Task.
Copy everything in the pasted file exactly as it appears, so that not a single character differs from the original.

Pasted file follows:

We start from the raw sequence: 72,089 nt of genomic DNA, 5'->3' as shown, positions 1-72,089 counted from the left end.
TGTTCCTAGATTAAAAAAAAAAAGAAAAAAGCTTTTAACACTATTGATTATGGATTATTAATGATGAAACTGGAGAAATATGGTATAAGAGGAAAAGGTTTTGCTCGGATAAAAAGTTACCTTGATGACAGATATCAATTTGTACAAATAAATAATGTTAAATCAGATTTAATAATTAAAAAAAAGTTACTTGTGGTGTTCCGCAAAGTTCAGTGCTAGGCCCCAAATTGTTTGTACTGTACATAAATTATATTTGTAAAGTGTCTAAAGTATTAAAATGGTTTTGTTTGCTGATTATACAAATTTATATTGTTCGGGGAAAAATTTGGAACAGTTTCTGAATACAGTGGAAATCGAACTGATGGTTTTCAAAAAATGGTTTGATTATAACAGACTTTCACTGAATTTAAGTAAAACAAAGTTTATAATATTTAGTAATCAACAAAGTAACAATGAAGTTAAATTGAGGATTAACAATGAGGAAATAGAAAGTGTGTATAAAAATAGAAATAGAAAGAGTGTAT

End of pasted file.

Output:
We start from the raw sequence: 72,089 nt of genomic DNA, 5'->3' as shown, positions 1-72,089 counted from the left end.
TGTTCCTAGATTAAAAAAAAAAAGAAAAAAGCTTTTAACACTATTGATTATGGATTATTAATGATGAAACTGGAGAAATATGGTATAAGAGGAAAAGGTTTTGCTCGGATAAAAAGTTACCTTGATGACAGATATCAATTTGTACAAATAAATAATGTTAAATCAGATTTAATAATTAAAAAAAAGTTACTTGTGGTGTTCCGCAAAGTTCAGTGCTAGGCCCCAAATTGTTTGTACTGTACATAAATTATATTTGTAAAGTGTCTAAAGTATTAAAATGGTTTTGTTTGCTGATTATACAAATTTATATTGTTCGGGGAAAAATTTGGAACAGTTTCTGAATACAGTGGAAATCGAACTGATGGTTTTCAAAAAATGGTTTGATTATAACAGACTTTCACTGAATTTAAGTAAAACAAAGTTTATAATATTTAGTAATCAACAAAGTAACAATGAAGTTAAATTGAGGATTAACAATGAGGAAATAGAAAGTGTGTATAAAAATAGAAATAGAAAGAGTGTAT